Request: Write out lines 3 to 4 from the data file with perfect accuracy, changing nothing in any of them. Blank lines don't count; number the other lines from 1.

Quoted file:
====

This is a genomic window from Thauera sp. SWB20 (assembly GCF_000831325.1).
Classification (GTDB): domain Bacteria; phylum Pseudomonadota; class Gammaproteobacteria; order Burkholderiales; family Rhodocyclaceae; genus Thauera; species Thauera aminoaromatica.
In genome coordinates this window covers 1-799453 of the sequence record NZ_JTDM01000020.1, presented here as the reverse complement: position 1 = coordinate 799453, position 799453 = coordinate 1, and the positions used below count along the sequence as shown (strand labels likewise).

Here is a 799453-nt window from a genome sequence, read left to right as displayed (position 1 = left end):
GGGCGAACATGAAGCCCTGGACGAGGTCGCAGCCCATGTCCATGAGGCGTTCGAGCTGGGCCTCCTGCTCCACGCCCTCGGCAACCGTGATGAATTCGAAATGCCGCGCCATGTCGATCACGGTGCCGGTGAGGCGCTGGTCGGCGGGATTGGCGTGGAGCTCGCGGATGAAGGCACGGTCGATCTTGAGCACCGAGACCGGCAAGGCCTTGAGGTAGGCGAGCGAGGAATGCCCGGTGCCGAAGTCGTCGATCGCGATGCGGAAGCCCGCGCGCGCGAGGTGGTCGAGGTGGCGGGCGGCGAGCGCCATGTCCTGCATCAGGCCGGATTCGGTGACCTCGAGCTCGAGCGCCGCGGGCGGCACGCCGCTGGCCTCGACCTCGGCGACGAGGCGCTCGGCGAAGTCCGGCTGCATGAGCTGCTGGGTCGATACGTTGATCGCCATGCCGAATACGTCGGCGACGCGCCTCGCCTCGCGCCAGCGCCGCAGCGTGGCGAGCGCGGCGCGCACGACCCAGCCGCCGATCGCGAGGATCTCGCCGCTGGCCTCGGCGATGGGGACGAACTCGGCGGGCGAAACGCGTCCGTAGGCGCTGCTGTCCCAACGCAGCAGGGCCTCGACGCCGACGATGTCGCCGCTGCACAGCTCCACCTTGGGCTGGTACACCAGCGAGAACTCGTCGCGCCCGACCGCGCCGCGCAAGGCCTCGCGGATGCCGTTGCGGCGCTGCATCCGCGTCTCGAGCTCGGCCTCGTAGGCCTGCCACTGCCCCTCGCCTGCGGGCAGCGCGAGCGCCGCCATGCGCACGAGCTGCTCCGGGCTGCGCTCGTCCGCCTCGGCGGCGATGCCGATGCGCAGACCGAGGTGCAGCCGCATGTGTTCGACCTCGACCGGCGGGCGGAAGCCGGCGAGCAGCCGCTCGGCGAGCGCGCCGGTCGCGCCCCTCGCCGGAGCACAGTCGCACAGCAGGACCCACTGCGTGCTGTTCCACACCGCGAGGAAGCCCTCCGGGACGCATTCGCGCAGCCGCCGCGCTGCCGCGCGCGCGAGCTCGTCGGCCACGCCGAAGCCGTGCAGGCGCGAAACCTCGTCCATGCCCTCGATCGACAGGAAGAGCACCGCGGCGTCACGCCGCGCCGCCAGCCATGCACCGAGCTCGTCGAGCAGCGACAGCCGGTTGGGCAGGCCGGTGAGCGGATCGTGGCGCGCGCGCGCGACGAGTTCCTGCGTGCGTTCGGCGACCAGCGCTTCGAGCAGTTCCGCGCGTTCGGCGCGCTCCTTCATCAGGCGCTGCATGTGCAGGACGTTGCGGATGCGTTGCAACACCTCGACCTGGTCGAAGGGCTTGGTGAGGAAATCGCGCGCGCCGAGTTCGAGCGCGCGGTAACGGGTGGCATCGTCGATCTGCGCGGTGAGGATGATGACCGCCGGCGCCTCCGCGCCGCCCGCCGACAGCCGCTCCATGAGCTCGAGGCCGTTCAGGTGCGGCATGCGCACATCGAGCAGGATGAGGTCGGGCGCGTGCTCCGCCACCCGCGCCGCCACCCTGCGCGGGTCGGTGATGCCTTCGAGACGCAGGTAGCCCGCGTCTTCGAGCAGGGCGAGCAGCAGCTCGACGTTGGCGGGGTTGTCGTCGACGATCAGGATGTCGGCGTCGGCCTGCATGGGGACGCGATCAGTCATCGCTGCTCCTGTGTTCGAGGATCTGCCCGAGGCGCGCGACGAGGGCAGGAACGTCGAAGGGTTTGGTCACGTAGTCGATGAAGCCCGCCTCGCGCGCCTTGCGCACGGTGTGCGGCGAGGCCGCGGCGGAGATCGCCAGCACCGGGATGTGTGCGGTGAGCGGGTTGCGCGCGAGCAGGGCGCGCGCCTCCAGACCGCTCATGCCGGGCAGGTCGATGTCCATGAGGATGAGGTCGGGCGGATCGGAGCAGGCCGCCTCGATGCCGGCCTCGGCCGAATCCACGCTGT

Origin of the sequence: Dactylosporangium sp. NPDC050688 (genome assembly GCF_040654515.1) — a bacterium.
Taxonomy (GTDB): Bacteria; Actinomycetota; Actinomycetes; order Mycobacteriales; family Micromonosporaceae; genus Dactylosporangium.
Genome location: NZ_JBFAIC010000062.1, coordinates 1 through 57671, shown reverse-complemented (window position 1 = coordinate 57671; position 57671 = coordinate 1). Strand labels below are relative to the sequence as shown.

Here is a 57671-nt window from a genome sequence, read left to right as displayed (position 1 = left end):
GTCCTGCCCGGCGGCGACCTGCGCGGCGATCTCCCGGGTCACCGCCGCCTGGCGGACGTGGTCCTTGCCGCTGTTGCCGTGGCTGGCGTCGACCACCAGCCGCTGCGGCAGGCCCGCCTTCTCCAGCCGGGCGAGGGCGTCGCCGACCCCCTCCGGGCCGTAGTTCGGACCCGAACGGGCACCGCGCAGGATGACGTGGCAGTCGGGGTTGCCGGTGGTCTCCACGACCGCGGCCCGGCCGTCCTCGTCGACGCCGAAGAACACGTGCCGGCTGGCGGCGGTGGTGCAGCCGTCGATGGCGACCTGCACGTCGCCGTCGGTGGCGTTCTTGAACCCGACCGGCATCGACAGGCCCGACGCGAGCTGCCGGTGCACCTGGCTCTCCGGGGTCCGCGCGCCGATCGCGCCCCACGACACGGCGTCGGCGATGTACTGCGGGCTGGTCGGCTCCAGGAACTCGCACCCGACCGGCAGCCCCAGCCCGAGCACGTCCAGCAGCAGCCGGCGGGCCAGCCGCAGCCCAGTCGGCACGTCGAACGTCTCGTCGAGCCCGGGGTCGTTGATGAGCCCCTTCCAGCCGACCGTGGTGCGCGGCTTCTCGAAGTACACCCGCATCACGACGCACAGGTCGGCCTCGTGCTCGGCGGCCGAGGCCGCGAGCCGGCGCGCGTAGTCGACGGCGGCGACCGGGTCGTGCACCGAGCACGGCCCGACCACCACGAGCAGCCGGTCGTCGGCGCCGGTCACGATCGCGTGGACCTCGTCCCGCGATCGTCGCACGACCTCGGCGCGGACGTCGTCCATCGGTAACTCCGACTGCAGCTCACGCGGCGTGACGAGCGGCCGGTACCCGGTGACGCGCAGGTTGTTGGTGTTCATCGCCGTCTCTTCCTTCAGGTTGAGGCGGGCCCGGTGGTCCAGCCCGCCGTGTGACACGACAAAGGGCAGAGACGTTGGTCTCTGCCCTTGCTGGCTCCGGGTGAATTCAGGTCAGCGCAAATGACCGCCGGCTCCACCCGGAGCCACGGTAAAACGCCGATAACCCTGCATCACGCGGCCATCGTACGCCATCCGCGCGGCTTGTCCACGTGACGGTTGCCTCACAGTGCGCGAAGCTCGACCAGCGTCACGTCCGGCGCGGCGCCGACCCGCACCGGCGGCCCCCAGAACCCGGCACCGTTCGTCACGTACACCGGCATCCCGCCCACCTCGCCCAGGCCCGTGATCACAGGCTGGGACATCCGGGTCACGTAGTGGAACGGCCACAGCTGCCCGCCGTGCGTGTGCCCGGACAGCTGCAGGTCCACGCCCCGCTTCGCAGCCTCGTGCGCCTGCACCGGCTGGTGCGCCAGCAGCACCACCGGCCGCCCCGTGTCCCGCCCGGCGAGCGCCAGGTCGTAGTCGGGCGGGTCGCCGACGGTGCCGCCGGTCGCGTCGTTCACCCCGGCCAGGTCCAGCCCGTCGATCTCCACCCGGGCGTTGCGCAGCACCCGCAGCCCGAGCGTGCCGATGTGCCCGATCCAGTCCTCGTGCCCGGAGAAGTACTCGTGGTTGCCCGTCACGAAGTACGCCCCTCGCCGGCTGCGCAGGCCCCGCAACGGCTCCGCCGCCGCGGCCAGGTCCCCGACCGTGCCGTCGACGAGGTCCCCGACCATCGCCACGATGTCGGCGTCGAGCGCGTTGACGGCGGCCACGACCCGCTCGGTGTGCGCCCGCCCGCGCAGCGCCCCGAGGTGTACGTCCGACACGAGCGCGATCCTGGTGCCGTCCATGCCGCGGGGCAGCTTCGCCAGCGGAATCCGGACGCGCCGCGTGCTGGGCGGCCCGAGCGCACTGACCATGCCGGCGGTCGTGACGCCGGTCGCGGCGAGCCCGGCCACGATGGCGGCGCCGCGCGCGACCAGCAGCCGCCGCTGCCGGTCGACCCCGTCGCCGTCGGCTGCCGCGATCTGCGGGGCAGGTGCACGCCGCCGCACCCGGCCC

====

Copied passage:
In genome coordinates this window covers 1-799453 of the sequence record NZ_JTDM01000020.1, presented here as the reverse complement: position 1 = coordinate 799453, position 799453 = coordinate 1, and the positions used below count along the sequence as shown (strand labels likewise).

Here is a 799453-nt window from a genome sequence, read left to right as displayed (position 1 = left end):